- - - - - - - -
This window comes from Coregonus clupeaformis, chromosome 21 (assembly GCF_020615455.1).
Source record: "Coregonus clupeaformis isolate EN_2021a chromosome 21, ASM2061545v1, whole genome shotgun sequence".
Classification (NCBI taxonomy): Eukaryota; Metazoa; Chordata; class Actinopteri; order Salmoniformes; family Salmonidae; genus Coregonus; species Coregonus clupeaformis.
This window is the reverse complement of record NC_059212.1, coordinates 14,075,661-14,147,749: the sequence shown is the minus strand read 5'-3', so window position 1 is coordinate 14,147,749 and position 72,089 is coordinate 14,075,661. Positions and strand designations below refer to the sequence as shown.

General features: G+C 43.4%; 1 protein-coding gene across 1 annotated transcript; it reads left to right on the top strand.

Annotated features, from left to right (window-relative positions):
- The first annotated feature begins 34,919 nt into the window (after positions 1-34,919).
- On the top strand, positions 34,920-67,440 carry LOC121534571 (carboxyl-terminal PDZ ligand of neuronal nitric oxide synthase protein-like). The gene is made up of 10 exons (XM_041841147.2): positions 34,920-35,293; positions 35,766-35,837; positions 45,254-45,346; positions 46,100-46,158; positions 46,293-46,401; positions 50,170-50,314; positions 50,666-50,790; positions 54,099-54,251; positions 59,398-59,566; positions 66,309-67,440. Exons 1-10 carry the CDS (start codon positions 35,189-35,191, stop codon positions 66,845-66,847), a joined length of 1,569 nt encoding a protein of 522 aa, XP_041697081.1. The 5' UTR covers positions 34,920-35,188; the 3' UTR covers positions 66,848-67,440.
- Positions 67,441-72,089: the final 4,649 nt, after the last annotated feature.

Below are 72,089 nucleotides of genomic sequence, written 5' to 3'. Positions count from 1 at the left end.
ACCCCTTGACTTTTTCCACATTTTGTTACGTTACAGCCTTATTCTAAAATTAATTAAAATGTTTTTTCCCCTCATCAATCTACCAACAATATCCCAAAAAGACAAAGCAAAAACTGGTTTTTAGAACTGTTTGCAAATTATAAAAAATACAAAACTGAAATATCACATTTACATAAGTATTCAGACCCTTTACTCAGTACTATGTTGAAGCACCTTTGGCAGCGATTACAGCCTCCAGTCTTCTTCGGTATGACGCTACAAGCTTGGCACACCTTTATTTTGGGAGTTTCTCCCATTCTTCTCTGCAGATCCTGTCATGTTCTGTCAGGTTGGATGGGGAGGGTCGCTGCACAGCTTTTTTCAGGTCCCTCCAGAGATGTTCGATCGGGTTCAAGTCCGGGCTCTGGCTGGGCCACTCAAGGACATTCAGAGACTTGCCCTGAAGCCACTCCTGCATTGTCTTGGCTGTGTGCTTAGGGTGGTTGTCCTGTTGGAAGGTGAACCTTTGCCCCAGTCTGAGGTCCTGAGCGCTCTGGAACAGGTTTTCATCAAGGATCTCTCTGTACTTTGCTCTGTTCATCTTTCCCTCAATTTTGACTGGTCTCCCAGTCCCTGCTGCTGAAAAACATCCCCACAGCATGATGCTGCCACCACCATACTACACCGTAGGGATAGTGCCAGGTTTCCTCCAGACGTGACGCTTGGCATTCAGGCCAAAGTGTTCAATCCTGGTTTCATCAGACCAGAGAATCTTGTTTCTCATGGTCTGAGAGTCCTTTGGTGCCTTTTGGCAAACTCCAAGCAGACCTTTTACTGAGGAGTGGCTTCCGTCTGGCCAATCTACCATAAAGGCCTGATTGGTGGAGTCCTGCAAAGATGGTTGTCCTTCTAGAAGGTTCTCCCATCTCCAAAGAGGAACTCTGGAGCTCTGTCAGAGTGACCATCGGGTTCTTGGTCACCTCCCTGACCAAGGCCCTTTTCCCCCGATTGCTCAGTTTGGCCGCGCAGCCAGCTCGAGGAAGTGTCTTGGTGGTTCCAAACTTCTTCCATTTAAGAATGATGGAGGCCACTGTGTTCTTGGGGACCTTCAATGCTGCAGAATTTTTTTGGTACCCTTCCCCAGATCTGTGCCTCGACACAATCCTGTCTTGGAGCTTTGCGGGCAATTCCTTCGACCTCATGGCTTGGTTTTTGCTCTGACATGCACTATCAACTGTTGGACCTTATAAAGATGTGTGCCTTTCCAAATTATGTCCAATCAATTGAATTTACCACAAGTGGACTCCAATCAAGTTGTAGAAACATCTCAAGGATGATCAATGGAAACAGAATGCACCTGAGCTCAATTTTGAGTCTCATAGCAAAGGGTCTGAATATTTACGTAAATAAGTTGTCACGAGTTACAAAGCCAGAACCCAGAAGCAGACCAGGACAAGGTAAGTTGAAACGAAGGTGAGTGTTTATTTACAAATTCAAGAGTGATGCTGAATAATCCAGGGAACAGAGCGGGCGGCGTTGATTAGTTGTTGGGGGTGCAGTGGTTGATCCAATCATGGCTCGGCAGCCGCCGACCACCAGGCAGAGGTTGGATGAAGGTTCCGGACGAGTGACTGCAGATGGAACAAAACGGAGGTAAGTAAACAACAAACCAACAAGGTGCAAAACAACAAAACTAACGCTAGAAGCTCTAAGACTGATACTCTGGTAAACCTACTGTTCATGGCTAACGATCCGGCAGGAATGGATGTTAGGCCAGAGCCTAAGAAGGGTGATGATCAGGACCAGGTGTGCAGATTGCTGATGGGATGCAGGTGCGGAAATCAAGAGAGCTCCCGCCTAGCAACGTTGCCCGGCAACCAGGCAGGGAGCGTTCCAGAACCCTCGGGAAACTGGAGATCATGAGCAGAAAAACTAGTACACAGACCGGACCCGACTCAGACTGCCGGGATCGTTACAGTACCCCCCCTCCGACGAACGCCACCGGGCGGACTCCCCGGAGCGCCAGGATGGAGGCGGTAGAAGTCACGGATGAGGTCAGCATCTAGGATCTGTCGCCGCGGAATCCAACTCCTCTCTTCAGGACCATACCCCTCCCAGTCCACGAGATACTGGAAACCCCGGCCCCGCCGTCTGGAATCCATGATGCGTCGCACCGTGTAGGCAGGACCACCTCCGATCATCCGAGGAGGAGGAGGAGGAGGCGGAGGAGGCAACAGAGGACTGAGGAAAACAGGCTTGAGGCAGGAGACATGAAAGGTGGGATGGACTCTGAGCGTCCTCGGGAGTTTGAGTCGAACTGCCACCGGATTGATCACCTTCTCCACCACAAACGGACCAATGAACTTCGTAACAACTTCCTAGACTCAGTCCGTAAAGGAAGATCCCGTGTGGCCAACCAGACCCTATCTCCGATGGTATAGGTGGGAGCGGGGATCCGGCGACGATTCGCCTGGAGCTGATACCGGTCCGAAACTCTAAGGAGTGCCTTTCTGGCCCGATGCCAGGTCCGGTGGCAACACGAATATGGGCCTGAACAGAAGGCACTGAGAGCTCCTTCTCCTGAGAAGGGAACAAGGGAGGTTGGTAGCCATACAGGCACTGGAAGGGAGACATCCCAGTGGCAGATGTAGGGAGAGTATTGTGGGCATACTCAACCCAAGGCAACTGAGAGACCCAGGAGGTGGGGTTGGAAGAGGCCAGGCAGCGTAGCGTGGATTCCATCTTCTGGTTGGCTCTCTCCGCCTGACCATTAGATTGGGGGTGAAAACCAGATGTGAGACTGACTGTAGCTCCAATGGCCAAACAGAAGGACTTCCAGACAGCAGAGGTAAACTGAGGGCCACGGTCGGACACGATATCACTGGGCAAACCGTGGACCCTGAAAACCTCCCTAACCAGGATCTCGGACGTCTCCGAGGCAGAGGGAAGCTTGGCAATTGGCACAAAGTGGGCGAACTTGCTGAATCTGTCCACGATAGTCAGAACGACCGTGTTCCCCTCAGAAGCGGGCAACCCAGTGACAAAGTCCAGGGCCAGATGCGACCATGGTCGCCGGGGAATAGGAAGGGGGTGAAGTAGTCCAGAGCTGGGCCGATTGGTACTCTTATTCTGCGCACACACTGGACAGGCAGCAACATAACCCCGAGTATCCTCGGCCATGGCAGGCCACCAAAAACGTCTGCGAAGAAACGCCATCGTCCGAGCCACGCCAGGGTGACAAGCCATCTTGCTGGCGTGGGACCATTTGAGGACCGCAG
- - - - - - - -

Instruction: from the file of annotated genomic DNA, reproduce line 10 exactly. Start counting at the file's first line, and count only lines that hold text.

Below are 72,089 nucleotides of genomic sequence, written 5' to 3'. Positions count from 1 at the left end.